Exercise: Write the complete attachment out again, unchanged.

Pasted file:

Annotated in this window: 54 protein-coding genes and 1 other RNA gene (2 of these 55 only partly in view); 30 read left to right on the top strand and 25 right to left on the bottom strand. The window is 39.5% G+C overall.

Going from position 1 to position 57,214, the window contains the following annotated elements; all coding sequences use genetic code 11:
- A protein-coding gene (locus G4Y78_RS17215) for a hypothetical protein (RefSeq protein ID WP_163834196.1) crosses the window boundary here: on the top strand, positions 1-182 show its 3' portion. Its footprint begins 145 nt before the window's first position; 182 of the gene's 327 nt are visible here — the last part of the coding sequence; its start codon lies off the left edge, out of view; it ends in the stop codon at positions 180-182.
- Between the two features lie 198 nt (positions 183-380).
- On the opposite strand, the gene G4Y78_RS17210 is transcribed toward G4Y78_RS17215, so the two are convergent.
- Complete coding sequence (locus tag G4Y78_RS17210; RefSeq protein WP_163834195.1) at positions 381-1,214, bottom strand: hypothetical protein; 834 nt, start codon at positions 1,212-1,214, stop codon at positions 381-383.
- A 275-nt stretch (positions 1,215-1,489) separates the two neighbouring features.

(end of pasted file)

Annotated in this window: 54 protein-coding genes and 1 other RNA gene (2 of these 55 only partly in view); 30 read left to right on the top strand and 25 right to left on the bottom strand. The window is 39.5% G+C overall.

Going from position 1 to position 57,214, the window contains the following annotated elements; all coding sequences use genetic code 11:
- A protein-coding gene (locus G4Y78_RS17215) for a hypothetical protein (RefSeq protein ID WP_163834196.1) crosses the window boundary here: on the top strand, positions 1-182 show its 3' portion. Its footprint begins 145 nt before the window's first position; 182 of the gene's 327 nt are visible here — the last part of the coding sequence; its start codon lies off the left edge, out of view; it ends in the stop codon at positions 180-182.
- Between the two features lie 198 nt (positions 183-380).
- On the opposite strand, the gene G4Y78_RS17210 is transcribed toward G4Y78_RS17215, so the two are convergent.
- Complete coding sequence (locus tag G4Y78_RS17210; RefSeq protein WP_163834195.1) at positions 381-1,214, bottom strand: hypothetical protein; 834 nt, start codon at positions 1,212-1,214, stop codon at positions 381-383.
- A 275-nt stretch (positions 1,215-1,489) separates the two neighbouring features.